This was a new concept for a new kind of military. Two years later, in the run-up to Yorktown, Washington ordered the troops of "Mad Anthony" Wayne and Lafayette to move south to defend Virginia. Both men immediately faced mutinies, Wayne because his men had not been paid for months, Lafayette because his had been told they would be on the march for only a few days. Wayne responded by holding an immediate court-martial, executing six of the mutiny's ringleaders and making the rest file past the corpses—which they did, "mute as fish," a witness would recall—on their way to Virginia.
Lafayette told his men they were free to go. Ahead of them, he said, lay a hard road, great danger and a superior army determined on their destruction. He, for one, meant to face that army, but anyone who did not wish to fight could simply apply for leave to return to camp, which would be granted.
Given the option of fighting or declaring themselves to be unpatriotic cowards, Lafayette's men stopped deserting, and several deserters returned. The division he commanded had played a critical role in the Franco-American action that brought the surrender of Cornwallis. With the fighting ended, Lafayette again returned home, but not before addressing another billet-doux to Washington. I more than ever feel the strength of those friendly ties that for ever bind me to you.
Lafayette visited him there during his own triumphal tour of American towns and cities. I often asked myself, as our carriages separated, whether that was the last sight I should have of you? And though I wished to say no, my fears answered yes.
The Marquis de Lafayette and George Washington by Christine H. Messing | Articles
My whole soul revolts at the idea—and could I harbour it an instant, indeed, my dear General, it would make me miserable.
Sixty-seven years old, a living symbol of the birth of a nation, he came as reminder to the Americans of the ideals and struggles of their independence and their continuing need for unity.
Vernon to pay his respects at the tomb of his adopted father. He sent everyone else away, including his son George. When Lafayette heard that French officers were being sent to America, he demanded to be among them. He met Deane, and gained inclusion despite his youth.
On 7 DecemberDeane enlisted Lafayette as a major general. Lafayette's father-in-law, de Noailles, scolded the young man and told him to go to London and visit the Marquis de Noaillesthe ambassador to Britain and Lafayette's uncle by marriage, which he did in February In the interim, he did not abandon his plans to go to America. On his return to France, he went into hiding from his father-in-law and superior officerwriting to him that he was planning to go to America.
De Noailles was furious, and convinced Louis to issue a decree forbidding French officers from serving in America, specifically naming Lafayette. Vergennes may have persuaded the king to order Lafayette's arrest, though this is uncertain. The response, including letters from his wife and other relatives, threw Lafayette into emotional turmoil.
Soon after departure, he ordered the ship turned around and returned to Bordeaux, to the frustration of the officers traveling with him. The army commander there ordered Lafayette to report to his father-in-law's regiment in Marseilles. De Broglie, who hoped to become a military and political leader in America, met with Lafayette in Bordeaux and convinced him that the government actually wanted him to go.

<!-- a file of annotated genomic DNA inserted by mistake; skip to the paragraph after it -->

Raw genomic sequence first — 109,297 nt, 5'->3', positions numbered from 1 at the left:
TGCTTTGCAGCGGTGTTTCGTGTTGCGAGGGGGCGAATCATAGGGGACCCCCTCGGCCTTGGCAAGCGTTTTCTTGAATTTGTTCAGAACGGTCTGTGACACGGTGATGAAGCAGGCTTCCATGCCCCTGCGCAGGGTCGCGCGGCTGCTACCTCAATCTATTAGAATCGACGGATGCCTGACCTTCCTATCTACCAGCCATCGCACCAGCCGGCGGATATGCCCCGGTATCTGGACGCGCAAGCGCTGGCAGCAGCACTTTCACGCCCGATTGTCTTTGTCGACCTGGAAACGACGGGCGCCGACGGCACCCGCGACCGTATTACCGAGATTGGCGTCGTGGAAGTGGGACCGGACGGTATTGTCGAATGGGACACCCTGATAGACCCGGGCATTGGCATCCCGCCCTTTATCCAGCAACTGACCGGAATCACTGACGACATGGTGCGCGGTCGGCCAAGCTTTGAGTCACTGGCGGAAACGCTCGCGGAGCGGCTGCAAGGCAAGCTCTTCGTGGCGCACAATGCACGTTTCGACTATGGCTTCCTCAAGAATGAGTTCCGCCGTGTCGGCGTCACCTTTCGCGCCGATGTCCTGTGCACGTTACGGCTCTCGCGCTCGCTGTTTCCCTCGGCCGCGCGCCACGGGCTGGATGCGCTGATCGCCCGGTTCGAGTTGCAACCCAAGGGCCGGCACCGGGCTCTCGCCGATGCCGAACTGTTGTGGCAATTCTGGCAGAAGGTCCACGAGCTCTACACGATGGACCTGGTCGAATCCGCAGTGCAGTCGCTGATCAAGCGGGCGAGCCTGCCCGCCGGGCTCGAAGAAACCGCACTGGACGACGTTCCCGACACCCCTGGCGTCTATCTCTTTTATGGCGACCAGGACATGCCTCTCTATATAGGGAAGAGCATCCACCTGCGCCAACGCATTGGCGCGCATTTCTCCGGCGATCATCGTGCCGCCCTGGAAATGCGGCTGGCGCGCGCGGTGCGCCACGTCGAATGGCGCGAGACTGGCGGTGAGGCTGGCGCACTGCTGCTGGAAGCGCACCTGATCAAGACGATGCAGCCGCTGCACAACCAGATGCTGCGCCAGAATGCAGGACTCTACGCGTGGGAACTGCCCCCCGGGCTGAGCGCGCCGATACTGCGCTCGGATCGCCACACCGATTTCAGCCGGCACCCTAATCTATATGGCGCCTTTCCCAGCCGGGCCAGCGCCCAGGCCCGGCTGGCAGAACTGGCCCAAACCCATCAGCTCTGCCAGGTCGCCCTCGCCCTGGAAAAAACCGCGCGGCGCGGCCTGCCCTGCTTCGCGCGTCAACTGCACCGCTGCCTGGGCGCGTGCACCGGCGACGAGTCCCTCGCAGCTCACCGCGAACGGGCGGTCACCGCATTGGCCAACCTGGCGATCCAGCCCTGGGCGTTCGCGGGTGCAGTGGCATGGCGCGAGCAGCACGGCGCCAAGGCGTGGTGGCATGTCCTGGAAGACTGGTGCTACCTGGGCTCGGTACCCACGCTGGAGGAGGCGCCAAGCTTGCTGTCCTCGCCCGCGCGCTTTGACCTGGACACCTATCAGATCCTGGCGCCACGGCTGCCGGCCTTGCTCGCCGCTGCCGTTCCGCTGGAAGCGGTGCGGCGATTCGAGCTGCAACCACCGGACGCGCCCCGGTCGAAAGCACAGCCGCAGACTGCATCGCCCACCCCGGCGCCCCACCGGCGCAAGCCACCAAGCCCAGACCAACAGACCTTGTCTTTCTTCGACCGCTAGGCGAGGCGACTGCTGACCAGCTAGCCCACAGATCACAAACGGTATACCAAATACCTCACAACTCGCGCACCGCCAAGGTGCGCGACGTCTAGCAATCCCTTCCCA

Gilbert du Motier, Marquis de Lafayette - Wikipedia
This was not true, though there was considerable public support for Lafayette in Paris, where the American cause was popular. Lafayette wanted to believe it, and pretended to comply with the order to report to Marseilles, going only a few miles east before turning around and returning to his ship. Victoire set sail for the United States on 20 April Franco-American alliance and France in the American Revolutionary War On arrival, Lafayette met Major Benjamin Hugera wealthy landowner, with whom he stayed for two weeks before going to Philadelphia.
The Continental Congress had been overwhelmed by French officers recruited by Deane, many of whom could not speak English or lacked military experience. Lafayette had learned some English en route he became fluent within a year of his arrivaland his Masonic membership opened many doors in Philadelphia. After Lafayette offered to serve without pay, Congress commissioned him a major general on 31 July By Currier and Ives. General George Washingtoncommander in chief of the Continental Armycame to Philadelphia to brief Congress on military affairs.
Lafayette met him at a dinner on 5 August ; according to Leepson, "the two men bonded almost immediately. Congress regarded his commission as honorary, while he considered himself a full-fledged commander who would be given control of a division when Washington deemed him prepared.
Washington told Lafayette that a division would not be possible as he was of foreign birth, but that he would be happy to hold him in confidence as "friend and father". Upon his arrival, Lafayette went with the Third Pennsylvania Brigade, under Brigadier Thomas Conwayand attempted to rally the unit to face the attack.
The British and Hessian forces continued to advance with their superior forces, and Lafayette was shot in the leg. During the American retreat, Lafayette rallied the troops, allowing a more orderly pullback, before being treated for his wound.
When Lafayette arrived in Albany, he found too few men to mount an invasion. He wrote to Washington of the situation, and made plans to return to Valley Forge. Before departing, he recruited the Oneida tribewho referred to Lafayette as Kayewla fearsome horsemanto the American side.
The Marquis de Lafayette and George Washington
The Continental Congress agreed, and Gates left the board. Washington dispatched Lafayette with a 2,man force on 18 May to reconnoiter near Barren HillPennsylvania. The next day, the British heard that he had made camp nearby and sent 5, men to capture him.